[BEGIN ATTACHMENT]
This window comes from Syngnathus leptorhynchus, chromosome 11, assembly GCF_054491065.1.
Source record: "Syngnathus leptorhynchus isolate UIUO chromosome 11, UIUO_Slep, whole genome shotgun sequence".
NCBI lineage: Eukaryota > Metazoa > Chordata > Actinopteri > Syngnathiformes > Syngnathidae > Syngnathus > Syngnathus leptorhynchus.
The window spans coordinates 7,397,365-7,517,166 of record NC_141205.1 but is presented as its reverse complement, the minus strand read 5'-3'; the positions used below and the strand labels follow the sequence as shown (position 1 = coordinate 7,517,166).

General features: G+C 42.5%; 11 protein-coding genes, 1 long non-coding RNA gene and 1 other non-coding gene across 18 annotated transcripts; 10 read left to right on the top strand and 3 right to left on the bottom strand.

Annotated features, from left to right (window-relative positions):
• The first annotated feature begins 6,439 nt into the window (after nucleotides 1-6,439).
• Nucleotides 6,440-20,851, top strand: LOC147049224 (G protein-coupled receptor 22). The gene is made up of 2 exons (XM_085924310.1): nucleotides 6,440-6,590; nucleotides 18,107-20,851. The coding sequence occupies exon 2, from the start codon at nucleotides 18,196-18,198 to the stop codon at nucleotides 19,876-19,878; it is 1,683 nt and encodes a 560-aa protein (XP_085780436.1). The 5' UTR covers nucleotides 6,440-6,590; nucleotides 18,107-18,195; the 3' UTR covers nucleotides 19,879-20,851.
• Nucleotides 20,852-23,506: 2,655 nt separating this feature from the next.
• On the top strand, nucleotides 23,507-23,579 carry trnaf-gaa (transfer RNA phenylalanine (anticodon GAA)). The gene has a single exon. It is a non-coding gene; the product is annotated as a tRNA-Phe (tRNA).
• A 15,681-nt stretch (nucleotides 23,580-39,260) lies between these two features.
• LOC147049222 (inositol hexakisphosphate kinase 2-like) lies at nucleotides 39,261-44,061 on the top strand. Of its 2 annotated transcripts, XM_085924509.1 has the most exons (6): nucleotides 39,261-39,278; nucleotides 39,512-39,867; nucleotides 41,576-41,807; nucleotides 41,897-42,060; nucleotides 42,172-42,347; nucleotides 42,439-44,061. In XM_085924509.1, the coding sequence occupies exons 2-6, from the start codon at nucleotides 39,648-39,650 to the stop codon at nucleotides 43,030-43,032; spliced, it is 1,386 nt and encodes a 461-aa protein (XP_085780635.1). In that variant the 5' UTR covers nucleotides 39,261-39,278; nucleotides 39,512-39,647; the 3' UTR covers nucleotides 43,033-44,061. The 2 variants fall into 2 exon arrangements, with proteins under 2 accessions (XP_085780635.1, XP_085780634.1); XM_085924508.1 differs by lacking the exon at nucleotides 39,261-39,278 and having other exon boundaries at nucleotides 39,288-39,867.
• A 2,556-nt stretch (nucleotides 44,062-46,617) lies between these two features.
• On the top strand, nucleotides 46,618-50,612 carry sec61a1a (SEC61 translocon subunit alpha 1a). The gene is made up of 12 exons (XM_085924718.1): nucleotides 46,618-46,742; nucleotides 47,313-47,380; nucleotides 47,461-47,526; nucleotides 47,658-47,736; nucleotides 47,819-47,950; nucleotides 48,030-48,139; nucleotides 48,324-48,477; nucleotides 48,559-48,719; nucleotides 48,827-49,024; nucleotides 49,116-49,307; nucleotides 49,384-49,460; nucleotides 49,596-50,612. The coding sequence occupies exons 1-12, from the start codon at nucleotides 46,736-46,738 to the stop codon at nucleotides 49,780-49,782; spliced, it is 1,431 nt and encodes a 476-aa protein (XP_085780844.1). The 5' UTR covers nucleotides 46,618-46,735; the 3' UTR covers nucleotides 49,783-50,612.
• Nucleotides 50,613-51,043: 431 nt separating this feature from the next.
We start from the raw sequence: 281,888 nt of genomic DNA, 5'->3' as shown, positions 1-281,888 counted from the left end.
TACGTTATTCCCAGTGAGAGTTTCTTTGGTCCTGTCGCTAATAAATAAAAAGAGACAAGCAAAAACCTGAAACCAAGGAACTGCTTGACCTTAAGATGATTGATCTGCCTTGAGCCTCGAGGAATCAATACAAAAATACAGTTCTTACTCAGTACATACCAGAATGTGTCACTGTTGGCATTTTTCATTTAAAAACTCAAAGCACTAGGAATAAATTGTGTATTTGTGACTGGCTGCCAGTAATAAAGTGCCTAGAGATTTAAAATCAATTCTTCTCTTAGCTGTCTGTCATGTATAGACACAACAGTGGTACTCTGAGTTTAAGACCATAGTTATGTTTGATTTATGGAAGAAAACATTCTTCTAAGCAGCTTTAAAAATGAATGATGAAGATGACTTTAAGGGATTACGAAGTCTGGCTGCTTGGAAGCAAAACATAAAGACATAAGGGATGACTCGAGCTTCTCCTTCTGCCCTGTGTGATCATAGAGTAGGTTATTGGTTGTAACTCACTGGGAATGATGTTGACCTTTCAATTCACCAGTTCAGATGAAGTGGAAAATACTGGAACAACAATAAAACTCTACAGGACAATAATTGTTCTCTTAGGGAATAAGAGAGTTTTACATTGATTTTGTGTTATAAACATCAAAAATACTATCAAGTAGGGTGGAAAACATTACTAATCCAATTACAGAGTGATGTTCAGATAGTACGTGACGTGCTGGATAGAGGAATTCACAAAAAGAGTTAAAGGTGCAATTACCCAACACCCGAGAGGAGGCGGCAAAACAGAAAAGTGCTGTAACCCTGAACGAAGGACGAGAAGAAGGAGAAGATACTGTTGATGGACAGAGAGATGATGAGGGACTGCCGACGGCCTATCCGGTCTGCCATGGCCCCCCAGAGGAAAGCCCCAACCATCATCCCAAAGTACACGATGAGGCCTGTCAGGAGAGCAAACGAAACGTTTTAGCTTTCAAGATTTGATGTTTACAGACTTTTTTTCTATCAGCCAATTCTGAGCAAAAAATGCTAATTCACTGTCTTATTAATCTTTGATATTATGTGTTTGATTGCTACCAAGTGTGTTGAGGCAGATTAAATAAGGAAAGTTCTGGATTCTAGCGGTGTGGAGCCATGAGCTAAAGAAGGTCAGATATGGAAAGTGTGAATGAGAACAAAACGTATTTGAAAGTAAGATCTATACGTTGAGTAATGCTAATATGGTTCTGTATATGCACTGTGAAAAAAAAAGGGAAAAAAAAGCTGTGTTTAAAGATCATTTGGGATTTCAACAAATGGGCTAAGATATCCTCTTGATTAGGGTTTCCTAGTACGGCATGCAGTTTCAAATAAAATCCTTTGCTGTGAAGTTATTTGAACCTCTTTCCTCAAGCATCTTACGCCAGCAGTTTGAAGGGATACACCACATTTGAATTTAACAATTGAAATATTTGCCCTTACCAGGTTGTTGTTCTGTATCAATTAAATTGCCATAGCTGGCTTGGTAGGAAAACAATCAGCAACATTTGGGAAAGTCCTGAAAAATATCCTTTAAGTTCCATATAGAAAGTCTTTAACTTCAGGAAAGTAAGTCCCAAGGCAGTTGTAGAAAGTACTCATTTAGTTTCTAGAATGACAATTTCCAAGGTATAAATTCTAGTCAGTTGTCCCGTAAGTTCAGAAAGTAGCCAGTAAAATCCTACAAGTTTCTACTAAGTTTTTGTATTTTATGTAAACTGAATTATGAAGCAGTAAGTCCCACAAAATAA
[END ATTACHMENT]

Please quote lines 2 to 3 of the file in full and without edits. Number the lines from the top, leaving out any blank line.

Source record: "Syngnathus leptorhynchus isolate UIUO chromosome 11, UIUO_Slep, whole genome shotgun sequence".
NCBI lineage: Eukaryota > Metazoa > Chordata > Actinopteri > Syngnathiformes > Syngnathidae > Syngnathus > Syngnathus leptorhynchus.